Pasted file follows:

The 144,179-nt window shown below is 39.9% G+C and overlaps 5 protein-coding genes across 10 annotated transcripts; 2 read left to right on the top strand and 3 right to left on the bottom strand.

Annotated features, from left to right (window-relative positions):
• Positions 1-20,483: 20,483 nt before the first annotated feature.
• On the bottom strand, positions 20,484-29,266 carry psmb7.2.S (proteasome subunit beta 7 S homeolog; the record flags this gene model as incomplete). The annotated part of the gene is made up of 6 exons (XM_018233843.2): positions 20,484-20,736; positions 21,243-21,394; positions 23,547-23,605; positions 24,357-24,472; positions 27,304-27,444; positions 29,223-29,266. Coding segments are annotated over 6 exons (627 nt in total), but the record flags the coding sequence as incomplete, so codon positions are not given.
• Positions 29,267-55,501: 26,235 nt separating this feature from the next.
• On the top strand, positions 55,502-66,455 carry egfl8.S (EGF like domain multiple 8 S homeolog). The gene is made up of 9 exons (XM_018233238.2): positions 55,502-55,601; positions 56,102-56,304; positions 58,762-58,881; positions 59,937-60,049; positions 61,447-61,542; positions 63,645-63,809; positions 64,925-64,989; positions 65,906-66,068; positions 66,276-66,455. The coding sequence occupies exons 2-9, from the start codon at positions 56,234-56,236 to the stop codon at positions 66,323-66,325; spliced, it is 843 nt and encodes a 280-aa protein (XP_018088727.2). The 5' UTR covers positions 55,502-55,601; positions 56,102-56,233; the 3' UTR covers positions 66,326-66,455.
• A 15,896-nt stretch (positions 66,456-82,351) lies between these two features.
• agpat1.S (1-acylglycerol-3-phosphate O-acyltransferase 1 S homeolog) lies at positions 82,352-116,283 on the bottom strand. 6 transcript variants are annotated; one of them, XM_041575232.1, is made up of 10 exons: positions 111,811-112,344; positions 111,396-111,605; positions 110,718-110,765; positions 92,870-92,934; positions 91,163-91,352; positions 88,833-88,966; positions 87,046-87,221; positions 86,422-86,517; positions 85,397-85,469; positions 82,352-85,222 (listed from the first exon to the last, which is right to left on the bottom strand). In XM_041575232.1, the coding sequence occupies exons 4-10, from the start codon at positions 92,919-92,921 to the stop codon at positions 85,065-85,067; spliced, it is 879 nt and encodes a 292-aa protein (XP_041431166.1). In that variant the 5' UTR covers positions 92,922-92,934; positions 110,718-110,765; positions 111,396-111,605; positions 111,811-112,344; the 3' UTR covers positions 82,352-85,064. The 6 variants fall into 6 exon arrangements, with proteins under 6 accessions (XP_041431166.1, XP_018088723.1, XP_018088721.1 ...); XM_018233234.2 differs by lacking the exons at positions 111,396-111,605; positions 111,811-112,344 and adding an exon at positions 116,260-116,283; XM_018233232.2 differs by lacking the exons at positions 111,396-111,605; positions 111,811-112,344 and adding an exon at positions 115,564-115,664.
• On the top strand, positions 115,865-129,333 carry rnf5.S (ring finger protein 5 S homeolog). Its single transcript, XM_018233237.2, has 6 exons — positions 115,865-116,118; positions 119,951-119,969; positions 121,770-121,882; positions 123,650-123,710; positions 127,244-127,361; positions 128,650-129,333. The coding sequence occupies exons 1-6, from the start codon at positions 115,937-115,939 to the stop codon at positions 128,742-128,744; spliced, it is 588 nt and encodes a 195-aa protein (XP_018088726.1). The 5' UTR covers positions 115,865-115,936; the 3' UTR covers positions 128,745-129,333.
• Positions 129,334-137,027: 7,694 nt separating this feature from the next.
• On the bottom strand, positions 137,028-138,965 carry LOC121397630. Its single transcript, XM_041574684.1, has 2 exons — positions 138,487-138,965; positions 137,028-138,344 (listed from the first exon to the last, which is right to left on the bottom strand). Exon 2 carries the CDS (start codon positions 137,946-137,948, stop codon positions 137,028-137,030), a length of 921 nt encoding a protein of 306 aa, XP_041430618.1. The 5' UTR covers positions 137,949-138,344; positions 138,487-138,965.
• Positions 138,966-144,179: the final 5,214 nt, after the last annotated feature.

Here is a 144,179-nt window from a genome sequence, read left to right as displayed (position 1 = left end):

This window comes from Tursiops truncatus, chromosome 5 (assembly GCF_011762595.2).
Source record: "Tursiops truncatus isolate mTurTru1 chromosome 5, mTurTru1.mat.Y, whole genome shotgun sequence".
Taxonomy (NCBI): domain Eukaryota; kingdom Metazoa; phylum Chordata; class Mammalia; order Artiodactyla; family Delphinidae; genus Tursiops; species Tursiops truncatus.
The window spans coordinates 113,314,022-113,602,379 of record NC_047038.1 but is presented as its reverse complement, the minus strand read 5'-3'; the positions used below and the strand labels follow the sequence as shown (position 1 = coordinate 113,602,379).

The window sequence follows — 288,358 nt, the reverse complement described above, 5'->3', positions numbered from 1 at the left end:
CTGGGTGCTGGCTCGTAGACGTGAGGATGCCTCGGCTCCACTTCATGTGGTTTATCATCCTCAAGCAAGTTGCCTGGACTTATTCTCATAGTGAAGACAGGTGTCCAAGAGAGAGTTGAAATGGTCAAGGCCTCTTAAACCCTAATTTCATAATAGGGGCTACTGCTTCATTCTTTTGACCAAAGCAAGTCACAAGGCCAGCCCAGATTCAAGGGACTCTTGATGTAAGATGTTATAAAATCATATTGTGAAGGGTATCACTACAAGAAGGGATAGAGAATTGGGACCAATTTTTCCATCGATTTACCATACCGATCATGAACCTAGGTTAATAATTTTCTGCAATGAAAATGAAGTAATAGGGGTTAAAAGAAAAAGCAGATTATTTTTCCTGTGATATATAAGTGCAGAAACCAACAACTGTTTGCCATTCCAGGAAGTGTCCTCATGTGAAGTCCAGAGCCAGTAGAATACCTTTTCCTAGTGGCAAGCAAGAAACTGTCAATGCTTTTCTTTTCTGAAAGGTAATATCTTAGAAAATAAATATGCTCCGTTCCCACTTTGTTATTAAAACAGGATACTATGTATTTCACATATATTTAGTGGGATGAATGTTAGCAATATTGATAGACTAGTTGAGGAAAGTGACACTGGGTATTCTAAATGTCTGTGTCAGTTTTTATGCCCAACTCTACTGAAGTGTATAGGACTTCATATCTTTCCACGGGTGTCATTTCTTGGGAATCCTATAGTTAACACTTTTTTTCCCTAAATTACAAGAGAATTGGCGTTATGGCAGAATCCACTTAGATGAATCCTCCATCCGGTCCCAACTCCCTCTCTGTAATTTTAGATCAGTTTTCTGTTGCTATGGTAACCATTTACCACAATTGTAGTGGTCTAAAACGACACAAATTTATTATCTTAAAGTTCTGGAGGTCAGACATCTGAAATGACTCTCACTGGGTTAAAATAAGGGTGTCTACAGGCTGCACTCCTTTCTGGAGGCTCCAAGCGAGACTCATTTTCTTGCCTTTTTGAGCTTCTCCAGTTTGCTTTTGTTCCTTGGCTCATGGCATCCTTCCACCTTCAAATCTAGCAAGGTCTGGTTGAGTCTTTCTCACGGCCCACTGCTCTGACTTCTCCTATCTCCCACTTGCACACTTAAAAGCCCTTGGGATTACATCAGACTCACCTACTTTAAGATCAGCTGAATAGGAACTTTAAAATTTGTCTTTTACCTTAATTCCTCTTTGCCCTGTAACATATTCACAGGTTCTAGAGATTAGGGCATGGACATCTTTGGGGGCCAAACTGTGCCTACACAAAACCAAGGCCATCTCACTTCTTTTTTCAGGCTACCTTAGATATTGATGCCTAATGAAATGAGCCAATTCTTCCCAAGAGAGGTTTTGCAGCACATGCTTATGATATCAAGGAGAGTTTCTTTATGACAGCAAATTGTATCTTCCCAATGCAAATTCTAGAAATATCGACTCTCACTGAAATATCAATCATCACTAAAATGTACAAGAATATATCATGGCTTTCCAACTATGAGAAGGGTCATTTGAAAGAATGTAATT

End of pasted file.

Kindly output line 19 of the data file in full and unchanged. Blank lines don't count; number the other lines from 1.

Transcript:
CTGGGTGCTGGCTCGTAGACGTGAGGATGCCTCGGCTCCACTTCATGTGGTTTATCATCCTCAAGCAAGTTGCCTGGACTTATTCTCATAGTGAAGACAGGTGTCCAAGAGAGAGTTGAAATGGTCAAGGCCTCTTAAACCCTAATTTCATAATAGGGGCTACTGCTTCATTCTTTTGACCAAAGCAAGTCACAAGGCCAGCCCAGATTCAAGGGACTCTTGATGTAAGATGTTATAAAATCATATTGTGAAGGGTATCACTACAAGAAGGGATAGAGAATTGGGACCAATTTTTCCATCGATTTACCATACCGATCATGAACCTAGGTTAATAATTTTCTGCAATGAAAATGAAGTAATAGGGGTTAAAAGAAAAAGCAGATTATTTTTCCTGTGATATATAAGTGCAGAAACCAACAACTGTTTGCCATTCCAGGAAGTGTCCTCATGTGAAGTCCAGAGCCAGTAGAATACCTTTTCCTAGTGGCAAGCAAGAAACTGTCAATGCTTTTCTTTTCTGAAAGGTAATATCTTAGAAAATAAATATGCTCCGTTCCCACTTTGTTATTAAAACAGGATACTATGTATTTCACATATATTTAGTGGGATGAATGTTAGCAATATTGATAGACTAGTTGAGGAAAGTGACACTGGGTATTCTAAATGTCTGTGTCAGTTTTTATGCCCAACTCTACTGAAGTGTATAGGACTTCATATCTTTCCACGGGTGTCATTTCTTGGGAATCCTATAGTTAACACTTTTTTTCCCTAAATTACAAGAGAATTGGCGTTATGGCAGAATCCACTTAGATGAATCCTCCATCCGGTCCCAACTCCCTCTCTGTAATTTTAGATCAGTTTTCTGTTGCTATGGTAACCATTTACCACAATTGTAGTGGTCTAAAACGACACAAATTTATTATCTTAAAGTTCTGGAGGTCAGACATCTGAAATGACTCTCACTGGGTTAAAATAAGGGTGTCTACAGGCTGCACTCCTTTCTGGAGGCTCCAAGCGAGACTCATTTTCTTGCCTTTTTGAGCTTCTCCAGTTTGCTTTTGTTCCTTGGCTCATGGCATCCTTCCACCTTCAAATCTAGCAAGGTCTGGTTGAGTCTTTCTCACGGCCCACTGCTCTGACTTCTCCTATCTCCCACTTGCACACTTAAAAGCCCTTGGGATTACATCAGACTCACCTACTTTAAGATCAGCTGAATAGGAACTTTAAAATTTGTCTTTTACCTTAATTCCTCTTTGCCCTGTAACATATTCACAGGTTCTAGAGATTAGGGCATGGACATCTTTGGGGGCCAAACTGTGCCTACACAAAACCAAGGCCATCTCACTTCTTTTTTCAGGCTACCTTAGATATTGATGCCTAATGAAATGAGCCAATTCTTCCCAAGAGAGGTTTTGCAGCACATGCTTATGATATCAAGGAGAGTTTCTTTATGACAGCAAATTGTATCTTCCCAATGCAAATTCTAGAAATATCGACTCTCACTGAAATATCAATCATCACTAAAATGTACAAGAATATATCATGGCTTTCCAACTATGAGAAGGGTCATTTGAAAGAATGTAATT